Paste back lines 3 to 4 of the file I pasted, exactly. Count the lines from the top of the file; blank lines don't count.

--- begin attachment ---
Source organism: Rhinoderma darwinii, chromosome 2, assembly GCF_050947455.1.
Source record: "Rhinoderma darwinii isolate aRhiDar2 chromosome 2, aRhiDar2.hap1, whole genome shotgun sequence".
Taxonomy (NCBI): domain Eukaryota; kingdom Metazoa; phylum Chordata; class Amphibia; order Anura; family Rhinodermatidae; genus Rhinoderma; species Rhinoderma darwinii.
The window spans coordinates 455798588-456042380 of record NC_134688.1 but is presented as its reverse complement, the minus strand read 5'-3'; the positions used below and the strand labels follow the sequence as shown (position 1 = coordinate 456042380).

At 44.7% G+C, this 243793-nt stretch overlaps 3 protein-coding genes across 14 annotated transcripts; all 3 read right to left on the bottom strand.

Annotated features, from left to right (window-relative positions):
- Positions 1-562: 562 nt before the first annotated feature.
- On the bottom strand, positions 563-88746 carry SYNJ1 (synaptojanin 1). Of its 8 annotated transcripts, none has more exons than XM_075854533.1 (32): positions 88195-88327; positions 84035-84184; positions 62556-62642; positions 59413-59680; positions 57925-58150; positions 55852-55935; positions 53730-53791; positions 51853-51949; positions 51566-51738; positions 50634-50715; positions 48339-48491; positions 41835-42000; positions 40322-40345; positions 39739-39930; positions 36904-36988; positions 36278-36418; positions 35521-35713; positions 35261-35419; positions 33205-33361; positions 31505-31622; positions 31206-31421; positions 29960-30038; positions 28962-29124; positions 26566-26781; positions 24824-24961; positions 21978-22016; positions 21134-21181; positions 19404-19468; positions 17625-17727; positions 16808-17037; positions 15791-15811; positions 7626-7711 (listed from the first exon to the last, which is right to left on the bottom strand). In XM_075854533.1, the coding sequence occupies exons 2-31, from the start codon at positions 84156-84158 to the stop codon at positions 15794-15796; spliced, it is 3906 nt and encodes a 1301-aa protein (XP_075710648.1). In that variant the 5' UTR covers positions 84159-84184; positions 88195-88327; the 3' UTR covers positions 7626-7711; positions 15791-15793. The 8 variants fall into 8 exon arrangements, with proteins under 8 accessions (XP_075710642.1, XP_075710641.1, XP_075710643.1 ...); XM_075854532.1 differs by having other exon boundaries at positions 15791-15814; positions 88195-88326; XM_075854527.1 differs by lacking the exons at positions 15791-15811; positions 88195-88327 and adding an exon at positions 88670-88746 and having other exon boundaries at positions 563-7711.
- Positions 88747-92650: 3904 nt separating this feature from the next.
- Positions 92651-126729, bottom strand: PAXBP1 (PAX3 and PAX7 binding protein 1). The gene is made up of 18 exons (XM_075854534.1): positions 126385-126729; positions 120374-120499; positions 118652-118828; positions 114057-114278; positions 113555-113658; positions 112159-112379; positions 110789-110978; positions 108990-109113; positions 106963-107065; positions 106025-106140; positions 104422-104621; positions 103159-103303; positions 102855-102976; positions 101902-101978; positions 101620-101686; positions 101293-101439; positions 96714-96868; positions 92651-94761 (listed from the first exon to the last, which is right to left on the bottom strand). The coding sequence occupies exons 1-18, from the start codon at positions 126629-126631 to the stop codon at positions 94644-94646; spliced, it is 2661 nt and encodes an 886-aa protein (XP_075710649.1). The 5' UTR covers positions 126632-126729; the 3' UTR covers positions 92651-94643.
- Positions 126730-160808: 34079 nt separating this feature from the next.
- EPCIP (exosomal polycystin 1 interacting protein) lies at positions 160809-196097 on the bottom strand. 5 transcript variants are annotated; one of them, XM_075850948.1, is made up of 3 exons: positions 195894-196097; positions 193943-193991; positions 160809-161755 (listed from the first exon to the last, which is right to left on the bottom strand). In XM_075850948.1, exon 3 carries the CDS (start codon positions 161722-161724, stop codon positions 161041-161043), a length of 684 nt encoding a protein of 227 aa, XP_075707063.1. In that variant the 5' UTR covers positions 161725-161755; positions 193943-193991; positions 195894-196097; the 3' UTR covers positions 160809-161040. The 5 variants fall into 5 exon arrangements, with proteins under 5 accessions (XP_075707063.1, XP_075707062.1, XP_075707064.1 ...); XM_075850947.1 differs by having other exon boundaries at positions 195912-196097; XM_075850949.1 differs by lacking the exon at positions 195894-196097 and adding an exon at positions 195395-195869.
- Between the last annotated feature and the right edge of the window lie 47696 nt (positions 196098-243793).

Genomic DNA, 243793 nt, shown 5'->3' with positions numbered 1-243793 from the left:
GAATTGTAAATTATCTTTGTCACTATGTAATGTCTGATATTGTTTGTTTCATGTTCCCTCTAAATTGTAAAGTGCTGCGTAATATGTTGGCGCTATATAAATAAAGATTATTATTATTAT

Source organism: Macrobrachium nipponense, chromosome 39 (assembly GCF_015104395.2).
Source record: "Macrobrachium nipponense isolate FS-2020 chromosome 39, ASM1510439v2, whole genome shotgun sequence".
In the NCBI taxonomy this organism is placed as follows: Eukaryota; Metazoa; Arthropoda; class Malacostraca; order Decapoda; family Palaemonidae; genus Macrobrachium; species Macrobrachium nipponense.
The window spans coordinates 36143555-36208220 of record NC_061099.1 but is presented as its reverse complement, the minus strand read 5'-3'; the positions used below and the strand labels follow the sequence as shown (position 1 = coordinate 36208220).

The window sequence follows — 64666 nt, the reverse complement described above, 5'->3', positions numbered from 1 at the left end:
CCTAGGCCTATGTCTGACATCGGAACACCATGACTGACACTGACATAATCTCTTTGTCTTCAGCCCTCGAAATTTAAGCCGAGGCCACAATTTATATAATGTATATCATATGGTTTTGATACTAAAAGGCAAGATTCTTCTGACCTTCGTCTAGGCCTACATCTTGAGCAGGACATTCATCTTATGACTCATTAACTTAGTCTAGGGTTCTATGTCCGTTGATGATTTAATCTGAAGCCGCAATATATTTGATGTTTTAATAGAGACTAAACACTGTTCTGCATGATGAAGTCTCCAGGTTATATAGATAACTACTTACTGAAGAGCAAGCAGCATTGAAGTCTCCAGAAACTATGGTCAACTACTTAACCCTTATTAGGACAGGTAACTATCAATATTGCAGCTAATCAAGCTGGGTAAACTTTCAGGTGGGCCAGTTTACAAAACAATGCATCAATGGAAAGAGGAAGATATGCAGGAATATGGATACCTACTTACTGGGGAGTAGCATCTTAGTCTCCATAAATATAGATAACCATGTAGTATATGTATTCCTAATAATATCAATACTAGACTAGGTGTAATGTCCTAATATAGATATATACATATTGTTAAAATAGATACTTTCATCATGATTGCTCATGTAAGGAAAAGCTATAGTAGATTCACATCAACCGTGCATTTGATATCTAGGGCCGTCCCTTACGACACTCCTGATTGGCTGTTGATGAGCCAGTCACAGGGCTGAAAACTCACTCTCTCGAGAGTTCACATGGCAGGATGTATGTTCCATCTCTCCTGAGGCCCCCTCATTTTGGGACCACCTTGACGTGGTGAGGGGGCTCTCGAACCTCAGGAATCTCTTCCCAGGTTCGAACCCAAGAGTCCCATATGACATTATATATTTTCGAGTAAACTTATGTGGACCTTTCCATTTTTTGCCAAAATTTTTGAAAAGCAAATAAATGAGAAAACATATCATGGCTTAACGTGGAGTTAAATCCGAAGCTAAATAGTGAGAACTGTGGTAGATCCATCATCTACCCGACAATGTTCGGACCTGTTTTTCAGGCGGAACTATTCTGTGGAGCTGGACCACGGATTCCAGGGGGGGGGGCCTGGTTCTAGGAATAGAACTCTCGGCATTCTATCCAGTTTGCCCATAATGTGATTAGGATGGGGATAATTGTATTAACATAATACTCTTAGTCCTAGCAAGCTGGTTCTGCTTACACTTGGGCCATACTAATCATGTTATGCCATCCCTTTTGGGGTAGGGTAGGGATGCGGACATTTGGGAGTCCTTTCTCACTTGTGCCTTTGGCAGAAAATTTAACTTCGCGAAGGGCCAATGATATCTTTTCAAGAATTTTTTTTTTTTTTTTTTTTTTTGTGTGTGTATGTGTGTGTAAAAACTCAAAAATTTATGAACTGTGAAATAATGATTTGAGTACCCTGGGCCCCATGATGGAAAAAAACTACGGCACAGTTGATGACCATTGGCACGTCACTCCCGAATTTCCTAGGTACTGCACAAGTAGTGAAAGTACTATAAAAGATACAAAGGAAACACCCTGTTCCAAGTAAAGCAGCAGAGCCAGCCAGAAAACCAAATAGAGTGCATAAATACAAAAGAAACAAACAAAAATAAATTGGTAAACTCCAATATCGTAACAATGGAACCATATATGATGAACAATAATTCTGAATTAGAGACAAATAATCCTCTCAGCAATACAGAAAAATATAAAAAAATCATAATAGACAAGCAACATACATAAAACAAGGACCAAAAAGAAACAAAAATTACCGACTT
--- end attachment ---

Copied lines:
Taxonomy (NCBI): domain Eukaryota; kingdom Metazoa; phylum Chordata; class Amphibia; order Anura; family Rhinodermatidae; genus Rhinoderma; species Rhinoderma darwinii.
The window spans coordinates 455798588-456042380 of record NC_134688.1 but is presented as its reverse complement, the minus strand read 5'-3'; the positions used below and the strand labels follow the sequence as shown (position 1 = coordinate 456042380).